The untapped potential of podcasts, and 13 other things we learned at the Debuts Masterclass

Our breakfast Masterclass with James Spackman last month on debut campaigns was a great success — many thanks to everyone who attended and made it such an interesting event. As always, James has compiled a list of his favourite takeaways, featuring secretive male readers, billboard pilgrimages and a digital arms race!

 

Preorder-driving Facebook ads are a great tool to try out copy lines; Bethan Ferguson, Marketing Director of Quercus, uses them as an inexpensive test-bed.

Podcasts could have untapped marketing potential, particularly for selling audio books. Some publishers are treating individual podcasters as influencers, just like booktubers; others are buying advertising and refining which pods work for which genres.

Word-of-mouth recommendation … do men even do it? Some insight work suggests that men prefer to talk about books which reflect better on their personality (a lot more than women), and – less surprising? – overall, still talk about books much less

Sometimes simple and obvious works best. Hannah O’Brien (Fiction Marketing Director, HarperCollins) described getting scant reaction to FB ads pushing the high concept of a thriller, but then gained great results once they switched to a more straight and traditional “thriller of the year”-type message.NetGalley is at its most effective when you already have some momentum behind your book. Bethan Ferguson described the effectiveness of their solus mailings once they knew The Girl Before was getting attention.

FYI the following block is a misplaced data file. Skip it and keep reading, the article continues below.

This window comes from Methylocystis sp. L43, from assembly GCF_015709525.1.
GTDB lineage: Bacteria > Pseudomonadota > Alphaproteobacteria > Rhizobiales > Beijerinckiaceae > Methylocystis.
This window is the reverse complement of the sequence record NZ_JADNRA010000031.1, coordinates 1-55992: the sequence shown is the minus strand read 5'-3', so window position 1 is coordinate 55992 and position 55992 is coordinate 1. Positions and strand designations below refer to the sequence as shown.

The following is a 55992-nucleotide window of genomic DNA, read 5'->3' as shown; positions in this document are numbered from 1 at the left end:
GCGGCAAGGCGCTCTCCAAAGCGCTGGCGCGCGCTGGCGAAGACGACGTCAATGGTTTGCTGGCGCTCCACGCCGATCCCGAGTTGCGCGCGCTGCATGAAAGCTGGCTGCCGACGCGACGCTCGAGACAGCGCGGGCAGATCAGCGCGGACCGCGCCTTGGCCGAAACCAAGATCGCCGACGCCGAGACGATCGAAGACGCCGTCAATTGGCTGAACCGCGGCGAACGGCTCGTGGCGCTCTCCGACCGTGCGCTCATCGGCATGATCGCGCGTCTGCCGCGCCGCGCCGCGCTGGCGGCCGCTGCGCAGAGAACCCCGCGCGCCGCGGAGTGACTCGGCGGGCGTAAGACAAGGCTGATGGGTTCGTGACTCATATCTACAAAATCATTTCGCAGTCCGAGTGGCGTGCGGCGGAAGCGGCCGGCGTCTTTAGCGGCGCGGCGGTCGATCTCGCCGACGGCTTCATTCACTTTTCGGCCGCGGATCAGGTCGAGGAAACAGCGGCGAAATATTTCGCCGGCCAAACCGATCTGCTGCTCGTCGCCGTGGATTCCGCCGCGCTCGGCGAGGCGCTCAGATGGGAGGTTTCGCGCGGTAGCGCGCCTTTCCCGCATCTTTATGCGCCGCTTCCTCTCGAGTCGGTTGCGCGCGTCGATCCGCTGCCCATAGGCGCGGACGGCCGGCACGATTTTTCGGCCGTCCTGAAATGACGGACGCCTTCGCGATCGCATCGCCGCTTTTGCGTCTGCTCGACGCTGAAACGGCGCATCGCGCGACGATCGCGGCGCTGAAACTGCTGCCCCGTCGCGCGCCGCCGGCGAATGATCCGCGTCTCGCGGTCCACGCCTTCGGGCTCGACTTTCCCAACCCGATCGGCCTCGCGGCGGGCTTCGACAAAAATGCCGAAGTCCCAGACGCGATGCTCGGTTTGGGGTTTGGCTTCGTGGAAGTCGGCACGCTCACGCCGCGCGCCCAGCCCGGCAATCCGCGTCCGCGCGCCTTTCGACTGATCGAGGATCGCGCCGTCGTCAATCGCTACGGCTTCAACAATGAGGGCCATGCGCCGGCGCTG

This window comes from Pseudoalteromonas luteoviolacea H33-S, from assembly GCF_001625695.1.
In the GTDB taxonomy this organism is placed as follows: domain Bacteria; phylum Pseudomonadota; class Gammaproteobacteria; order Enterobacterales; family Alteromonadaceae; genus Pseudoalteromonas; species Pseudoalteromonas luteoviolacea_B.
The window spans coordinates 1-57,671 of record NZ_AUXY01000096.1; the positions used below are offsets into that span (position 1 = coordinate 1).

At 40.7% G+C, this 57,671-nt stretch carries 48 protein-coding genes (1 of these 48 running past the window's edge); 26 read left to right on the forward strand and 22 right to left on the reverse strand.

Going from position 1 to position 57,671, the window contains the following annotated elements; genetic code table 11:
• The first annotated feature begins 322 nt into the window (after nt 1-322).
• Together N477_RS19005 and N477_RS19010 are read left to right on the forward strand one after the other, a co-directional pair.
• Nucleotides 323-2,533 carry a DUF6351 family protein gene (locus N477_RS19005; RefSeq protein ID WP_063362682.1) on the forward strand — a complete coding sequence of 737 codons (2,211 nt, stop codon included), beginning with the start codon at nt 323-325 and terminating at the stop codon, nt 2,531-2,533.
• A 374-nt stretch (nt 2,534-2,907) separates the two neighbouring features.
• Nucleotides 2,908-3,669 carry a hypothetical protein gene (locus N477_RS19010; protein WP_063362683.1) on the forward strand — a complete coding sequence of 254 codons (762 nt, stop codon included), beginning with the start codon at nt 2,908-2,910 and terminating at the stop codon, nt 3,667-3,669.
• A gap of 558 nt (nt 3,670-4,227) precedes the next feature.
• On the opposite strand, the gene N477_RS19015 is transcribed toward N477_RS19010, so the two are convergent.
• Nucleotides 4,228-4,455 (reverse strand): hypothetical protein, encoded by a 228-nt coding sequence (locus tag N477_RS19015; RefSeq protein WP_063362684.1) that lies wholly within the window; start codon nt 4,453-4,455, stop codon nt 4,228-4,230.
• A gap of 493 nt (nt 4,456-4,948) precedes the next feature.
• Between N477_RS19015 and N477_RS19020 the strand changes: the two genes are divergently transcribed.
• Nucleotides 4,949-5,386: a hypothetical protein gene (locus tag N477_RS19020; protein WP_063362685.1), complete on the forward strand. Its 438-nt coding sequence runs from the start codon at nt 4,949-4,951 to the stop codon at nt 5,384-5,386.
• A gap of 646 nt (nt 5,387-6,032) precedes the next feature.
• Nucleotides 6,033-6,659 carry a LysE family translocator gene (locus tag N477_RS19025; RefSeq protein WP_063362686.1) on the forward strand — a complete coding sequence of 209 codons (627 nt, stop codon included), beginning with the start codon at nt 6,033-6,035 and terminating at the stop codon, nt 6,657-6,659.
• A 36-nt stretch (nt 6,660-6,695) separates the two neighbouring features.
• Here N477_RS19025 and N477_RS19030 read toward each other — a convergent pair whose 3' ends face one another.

Rival publications can lead to a digital arms race! Facebook budgets for Behind Her Eyes and The Girl Before crept up as each team responded to the others’ successes

A campaign can be all about tone. The Trouble With Goats and Sheep conveyed a memorable motif (sheep) in a witty, warm tone, rather than attempting to explain the novel or brand the author.

Saying “thank you” to retailers and influencers is important, but it has to be genuine. For example, Joanna Cannon forged very real relationships with retailers in the campaign for Goats and Sheep hardback, so her thanking them for their support was a natural – and thus effective – part of the build up to paperback publication.

POS can work brilliantly, but you have to do the groundwork up front. Sending out hundreds of packs for a handful of windows is a bad return on investment.

When a book is being enthusiastically taken up by readers, sometimes the campaign’s primary job is to feed the conversation. Katie Hall’s work for Grief is the Thing with Feathersfocused on the emotional response of readers and gave them things (including video) to share.

Working with TFL involves strict presentation rules. Any poster artwork that looks defaced/graffitied (eg scrawled font) will get rejected, sometimes with as little as 24 hours notice before launch.

Hashtags aren’t always necessary, or even appropriate. The Grief billboard was a site of pilgrimage for fans; an artwork that celebrated the book and which people shared. A hashtag would have made it “marketing”.

A font can convey a subtle message. Using Albertus on Grief was a design cue that bracketed the book with Ted Hughes and other Faber poetry greats …

Booktubers can’t recommend everything … and certainly they won’t love everything they read. Invest time in knowing their tastes and be selective in what you send them, advised Katie Hall.

Our next Masterclass on brand marketing is now fully booked but do contact bms@nielsen.com to join our the waiting list.

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